The Newest Diamond Substitute - July

What Happens to Stolen Jewelry - August

Jewelry As an Investment - September

Black Diamond: Paradox of a Gem - October

Protect Your Homeowners Market—Keep Jewelry OFF HO Policies! - November

What’s So Great about JISO Appraisal Forms & Standards? - December


Garnet - and Its Many Incarnations - January

Organic Gems - February

Do Your Jewelry Insurance Settlements Make You Look Bad? - March

Don't Be Duped by Fake JISO Appraisal - April

Diamonds in the Rough - May

The Cultured Club - June

Sapphire-Gem Superstar - July

It's a Certified Diamond! 
- But who's saying so?
- August

FTC Decides: Culture Is In! - September

Paraiba Tourmaline – What's in a Name? - October

How Fancy is Brown? - November

CZ – The Great Pretender - December


Moissanite's New Spin - January

Online Jewelry - Buying and Insuring - February

Blood Diamonds - March

Damaged Jewelry, Don't Assume!- April

Chocolate Pearls - May

Appraisal Puff-Up vs Useful Appraisal - June

It's Art, but is it Jewelry?
- July

Diamonds Wear Coats of Many Colors - August

DANGER! eBay Jewelry "Bargains" - September

TV Shopping for Jewelry - October

Enhanced Emerald: clever coverup - November

How do you like your rubies -
leaded or unleaded?
- December


The New Platinum: A Story of Alloys - January

Ruby Ruse - February

How Big are Diamonds Anyway? - March

GIA Diamond Scandal
Has Silver Lining for Insurers
- April

Watch Out for Big-Box Retailers Insurance Appraisals - May

Mixing It Up: Natural and Synthetic Diamonds Together - June

Tanzanite - Warning: Fragile - July

Red Diamonds - August

Inflated Valuations & Questionable Certificates - September

Emeralds - October

Where Do Real Diamonds Come From? - November

Counterfeit Watches - The Mushroom War - December


The Lure of Colored Diamonds - January

Synthetic Colored Diamonds - February

Watches: What to Watch for - March

When is a Pear not a Pair? - April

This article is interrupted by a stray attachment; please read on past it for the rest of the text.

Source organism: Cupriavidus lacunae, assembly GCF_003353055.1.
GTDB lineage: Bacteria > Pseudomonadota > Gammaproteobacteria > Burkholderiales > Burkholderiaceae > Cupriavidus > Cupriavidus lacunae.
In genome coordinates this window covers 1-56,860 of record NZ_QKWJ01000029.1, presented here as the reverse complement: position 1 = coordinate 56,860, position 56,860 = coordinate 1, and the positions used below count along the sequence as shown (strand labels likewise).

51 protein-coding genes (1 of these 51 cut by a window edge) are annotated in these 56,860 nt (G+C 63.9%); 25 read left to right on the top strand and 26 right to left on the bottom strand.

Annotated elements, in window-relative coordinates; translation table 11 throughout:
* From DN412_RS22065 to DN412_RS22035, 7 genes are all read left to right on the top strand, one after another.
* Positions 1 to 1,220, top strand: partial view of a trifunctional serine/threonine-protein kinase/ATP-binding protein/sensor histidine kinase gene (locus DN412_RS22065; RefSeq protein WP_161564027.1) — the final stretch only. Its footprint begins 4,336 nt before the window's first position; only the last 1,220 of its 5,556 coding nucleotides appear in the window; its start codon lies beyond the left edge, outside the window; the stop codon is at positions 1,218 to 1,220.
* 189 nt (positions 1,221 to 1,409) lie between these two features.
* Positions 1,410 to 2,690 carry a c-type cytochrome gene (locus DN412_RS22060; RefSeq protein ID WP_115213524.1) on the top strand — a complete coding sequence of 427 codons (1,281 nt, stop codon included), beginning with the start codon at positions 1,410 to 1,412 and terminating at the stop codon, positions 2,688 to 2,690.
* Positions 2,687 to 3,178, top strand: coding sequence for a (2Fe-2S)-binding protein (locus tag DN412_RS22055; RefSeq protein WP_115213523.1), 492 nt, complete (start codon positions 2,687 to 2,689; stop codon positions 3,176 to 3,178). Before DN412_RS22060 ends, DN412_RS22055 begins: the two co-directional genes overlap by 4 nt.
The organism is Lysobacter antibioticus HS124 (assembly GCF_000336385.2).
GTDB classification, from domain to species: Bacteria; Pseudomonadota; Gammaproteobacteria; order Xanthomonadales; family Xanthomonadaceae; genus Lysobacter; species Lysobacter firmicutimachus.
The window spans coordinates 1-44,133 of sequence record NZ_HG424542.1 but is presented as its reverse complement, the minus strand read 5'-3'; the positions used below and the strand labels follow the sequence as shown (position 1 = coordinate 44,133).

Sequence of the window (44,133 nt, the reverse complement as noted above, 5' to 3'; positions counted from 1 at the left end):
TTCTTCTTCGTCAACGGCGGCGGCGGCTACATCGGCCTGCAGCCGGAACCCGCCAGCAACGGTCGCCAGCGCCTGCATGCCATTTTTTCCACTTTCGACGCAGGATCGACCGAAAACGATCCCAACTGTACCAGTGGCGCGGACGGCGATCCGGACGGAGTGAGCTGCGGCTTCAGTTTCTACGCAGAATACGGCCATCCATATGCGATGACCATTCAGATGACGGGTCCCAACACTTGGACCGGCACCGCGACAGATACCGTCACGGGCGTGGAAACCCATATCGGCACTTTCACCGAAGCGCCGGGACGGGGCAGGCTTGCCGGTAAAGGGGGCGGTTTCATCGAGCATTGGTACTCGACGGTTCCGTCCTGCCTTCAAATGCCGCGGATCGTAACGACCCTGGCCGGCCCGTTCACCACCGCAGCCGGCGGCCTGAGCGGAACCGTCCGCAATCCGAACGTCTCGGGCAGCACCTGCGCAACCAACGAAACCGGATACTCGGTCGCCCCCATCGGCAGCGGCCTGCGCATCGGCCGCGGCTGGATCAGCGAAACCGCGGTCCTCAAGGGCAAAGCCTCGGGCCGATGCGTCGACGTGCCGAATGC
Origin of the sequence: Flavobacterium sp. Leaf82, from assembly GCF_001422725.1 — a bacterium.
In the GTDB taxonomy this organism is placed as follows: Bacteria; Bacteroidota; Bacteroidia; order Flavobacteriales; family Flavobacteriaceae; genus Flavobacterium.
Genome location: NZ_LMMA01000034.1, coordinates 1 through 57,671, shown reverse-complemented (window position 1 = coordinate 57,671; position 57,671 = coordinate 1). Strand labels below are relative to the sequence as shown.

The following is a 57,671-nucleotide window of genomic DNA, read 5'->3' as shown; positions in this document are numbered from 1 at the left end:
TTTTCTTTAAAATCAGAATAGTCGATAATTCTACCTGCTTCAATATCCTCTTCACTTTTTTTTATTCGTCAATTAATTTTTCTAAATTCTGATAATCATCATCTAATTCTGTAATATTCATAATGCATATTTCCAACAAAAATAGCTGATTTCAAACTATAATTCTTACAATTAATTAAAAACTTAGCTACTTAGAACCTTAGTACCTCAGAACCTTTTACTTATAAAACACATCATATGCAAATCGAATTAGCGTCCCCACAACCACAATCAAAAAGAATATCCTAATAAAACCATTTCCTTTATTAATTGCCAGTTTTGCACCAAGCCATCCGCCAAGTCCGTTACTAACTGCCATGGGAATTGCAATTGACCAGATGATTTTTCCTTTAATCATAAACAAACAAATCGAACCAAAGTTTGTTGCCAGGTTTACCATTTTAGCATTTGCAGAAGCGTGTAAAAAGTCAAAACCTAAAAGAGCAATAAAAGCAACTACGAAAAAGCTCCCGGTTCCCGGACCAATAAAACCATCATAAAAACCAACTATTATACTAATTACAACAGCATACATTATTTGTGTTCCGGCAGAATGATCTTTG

The Truth About Topaz - May

White Gold: How White is White? - June

One of a Kind - or Not - July

Jewelry in Disguise - August

Valued Contract for Jewelry? Proceed with Caution! - September

Antiques, Replicas and All Their Cousins

Grading the Color of Colored Diamonds

New GIA Cut Grade for Diamonds - December


Synthetic Diamonds - and Insuring Tips - January

Bogus Appraisals and Fraud - February

A Picture is Worth Thousands of Dollars - March

Don't be Duped by Fracture Filling - April

Gem Scams Point to Need for Change - May

What is a Good Appraisal - June

4Cs of Color Gemstones - July

Gem Laser Drilling: The Next Generation - August

Why Update an Appraisal? - September

When to Recommend an Appraisal Update or a Second Appraisal - October

Secrets of Sapphire - November

Will the Real Ruby Please Stand Up - December


Mysterious Orient:
A Tale of Loss
- January

Bogus Diamond Certificates and Appraisals - February

Can Valuations be Trusted? - March

Spotting a Bogus Appraisal or Certificate - April

Counterfeit Diamond Certificates - May

Case of the Mysterious "Rare" Sapphires - June

Politically Correct Diamonds - July

Name Brand Diamonds - September

Princess Cut: Black Sheep of Diamonds - October

Reincarnate as a Diamond - November

Synthetic Diamonds - December


Irradiated Mail/Irradiated Gems - January

Fake Diamonds (Moissonite) - February

GIA Diamond Report - March

AGS and Other Diamond Certificates - April

Colored Stone Certificates - May

Damaged Jewelry: Don't Pay for Nature's Mistakes - June

The Case of the "Self-Healing" Emerald - July

Mysterious Disappearance: Case of the Missing Opals - August

The Discount Mirage - September

What Can You Learn from Salvage? - October

Gaining from Partial Loss - November

Year in Review - December


Colored Diamonds - January

Good as Gold - February

Disclose Gem Treatments - March

FTC Jewelry Guidelines - April

Myths Part I: Each Piece is Unique - May

Myths Part II: Myths, Lies, & Half-Truths - June

New Trend: Old Cut Stones - October

The Appraisal Process - November

Year in Review - December


Deceptive Pricing - January

Gems - Natural or Manmade - February

Jeweler/Appraisal Credentials - March

Fracture Filling - April

Salvage Jewelery - May

Gem Treatments - June

Don't Ask/Don't Tell - A Buying Nightmare - July

Laser Drilling of Diamonds - August

Jeweler Ethics or the Lack Thereof - September

Gem Scam - October

The Truth about Clarity Grading - November

Year in Review - December


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Why Update an Appraisal?

The answer is simple:
Prices of gems and precious metals can drop!

It is widely believed that jewelry is a good investment. Most people expect that jewelry will at least hold its value, and will probably appreciate. A diamond is forever, they think. And what else, after all, is good as gold? They hold antique jewelry in high esteem. They see jewelry as enduring, beyond the ravages of time.

Let's look at some economic facts that affect jewelry consumers and insurers.